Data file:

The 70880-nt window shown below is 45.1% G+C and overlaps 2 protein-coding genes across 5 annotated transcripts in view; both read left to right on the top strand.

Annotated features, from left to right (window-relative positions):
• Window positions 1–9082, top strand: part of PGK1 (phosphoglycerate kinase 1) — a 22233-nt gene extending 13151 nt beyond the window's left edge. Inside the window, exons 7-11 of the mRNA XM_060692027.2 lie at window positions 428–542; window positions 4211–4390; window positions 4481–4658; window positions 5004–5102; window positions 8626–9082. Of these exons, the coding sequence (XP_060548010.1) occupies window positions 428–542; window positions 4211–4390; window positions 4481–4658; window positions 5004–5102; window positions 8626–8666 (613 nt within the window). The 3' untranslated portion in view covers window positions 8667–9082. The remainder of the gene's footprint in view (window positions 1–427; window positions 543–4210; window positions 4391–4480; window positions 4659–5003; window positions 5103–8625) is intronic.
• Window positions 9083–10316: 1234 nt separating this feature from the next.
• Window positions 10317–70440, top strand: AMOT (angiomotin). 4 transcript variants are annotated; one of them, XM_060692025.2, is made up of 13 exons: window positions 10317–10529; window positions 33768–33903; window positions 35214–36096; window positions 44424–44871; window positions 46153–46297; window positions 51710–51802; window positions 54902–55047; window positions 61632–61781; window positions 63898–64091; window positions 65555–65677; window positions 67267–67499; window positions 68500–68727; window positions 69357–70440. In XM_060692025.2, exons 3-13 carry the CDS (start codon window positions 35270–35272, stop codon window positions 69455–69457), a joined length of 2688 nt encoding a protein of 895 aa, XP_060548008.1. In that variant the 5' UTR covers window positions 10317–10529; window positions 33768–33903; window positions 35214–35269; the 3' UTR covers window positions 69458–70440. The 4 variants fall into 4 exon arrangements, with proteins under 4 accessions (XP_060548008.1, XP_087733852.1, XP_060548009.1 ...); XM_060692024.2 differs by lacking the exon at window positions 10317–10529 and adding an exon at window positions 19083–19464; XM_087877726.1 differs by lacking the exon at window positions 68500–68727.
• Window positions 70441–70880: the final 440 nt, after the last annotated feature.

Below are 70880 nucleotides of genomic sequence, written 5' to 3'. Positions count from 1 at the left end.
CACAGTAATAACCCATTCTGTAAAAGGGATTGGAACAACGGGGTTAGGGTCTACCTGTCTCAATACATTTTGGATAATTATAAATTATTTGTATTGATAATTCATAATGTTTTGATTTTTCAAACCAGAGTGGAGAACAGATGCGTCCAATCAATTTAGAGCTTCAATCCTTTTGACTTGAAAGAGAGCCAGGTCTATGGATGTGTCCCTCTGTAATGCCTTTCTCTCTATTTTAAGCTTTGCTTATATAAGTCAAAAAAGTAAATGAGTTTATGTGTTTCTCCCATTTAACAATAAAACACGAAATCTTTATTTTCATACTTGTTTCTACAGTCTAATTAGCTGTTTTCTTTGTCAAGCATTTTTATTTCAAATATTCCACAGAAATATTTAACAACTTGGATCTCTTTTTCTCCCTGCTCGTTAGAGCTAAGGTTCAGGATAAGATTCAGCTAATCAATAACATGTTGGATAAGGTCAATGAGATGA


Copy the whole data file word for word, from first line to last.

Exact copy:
The 70880-nt window shown below is 45.1% G+C and overlaps 2 protein-coding genes across 5 annotated transcripts in view; both read left to right on the top strand.

Annotated features, from left to right (window-relative positions):
• Window positions 1–9082, top strand: part of PGK1 (phosphoglycerate kinase 1) — a 22233-nt gene extending 13151 nt beyond the window's left edge. Inside the window, exons 7-11 of the mRNA XM_060692027.2 lie at window positions 428–542; window positions 4211–4390; window positions 4481–4658; window positions 5004–5102; window positions 8626–9082. Of these exons, the coding sequence (XP_060548010.1) occupies window positions 428–542; window positions 4211–4390; window positions 4481–4658; window positions 5004–5102; window positions 8626–8666 (613 nt within the window). The 3' untranslated portion in view covers window positions 8667–9082. The remainder of the gene's footprint in view (window positions 1–427; window positions 543–4210; window positions 4391–4480; window positions 4659–5003; window positions 5103–8625) is intronic.
• Window positions 9083–10316: 1234 nt separating this feature from the next.
• Window positions 10317–70440, top strand: AMOT (angiomotin). 4 transcript variants are annotated; one of them, XM_060692025.2, is made up of 13 exons: window positions 10317–10529; window positions 33768–33903; window positions 35214–36096; window positions 44424–44871; window positions 46153–46297; window positions 51710–51802; window positions 54902–55047; window positions 61632–61781; window positions 63898–64091; window positions 65555–65677; window positions 67267–67499; window positions 68500–68727; window positions 69357–70440. In XM_060692025.2, exons 3-13 carry the CDS (start codon window positions 35270–35272, stop codon window positions 69455–69457), a joined length of 2688 nt encoding a protein of 895 aa, XP_060548008.1. In that variant the 5' UTR covers window positions 10317–10529; window positions 33768–33903; window positions 35214–35269; the 3' UTR covers window positions 69458–70440. The 4 variants fall into 4 exon arrangements, with proteins under 4 accessions (XP_060548008.1, XP_087733852.1, XP_060548009.1 ...); XM_060692024.2 differs by lacking the exon at window positions 10317–10529 and adding an exon at window positions 19083–19464; XM_087877726.1 differs by lacking the exon at window positions 68500–68727.
• Window positions 70441–70880: the final 440 nt, after the last annotated feature.

Below are 70880 nucleotides of genomic sequence, written 5' to 3'. Positions count from 1 at the left end.
CACAGTAATAACCCATTCTGTAAAAGGGATTGGAACAACGGGGTTAGGGTCTACCTGTCTCAATACATTTTGGATAATTATAAATTATTTGTATTGATAATTCATAATGTTTTGATTTTTCAAACCAGAGTGGAGAACAGATGCGTCCAATCAATTTAGAGCTTCAATCCTTTTGACTTGAAAGAGAGCCAGGTCTATGGATGTGTCCCTCTGTAATGCCTTTCTCTCTATTTTAAGCTTTGCTTATATAAGTCAAAAAAGTAAATGAGTTTATGTGTTTCTCCCATTTAACAATAAAACACGAAATCTTTATTTTCATACTTGTTTCTACAGTCTAATTAGCTGTTTTCTTTGTCAAGCATTTTTATTTCAAATATTCCACAGAAATATTTAACAACTTGGATCTCTTTTTCTCCCTGCTCGTTAGAGCTAAGGTTCAGGATAAGATTCAGCTAATCAATAACATGTTGGATAAGGTCAATGAGATGA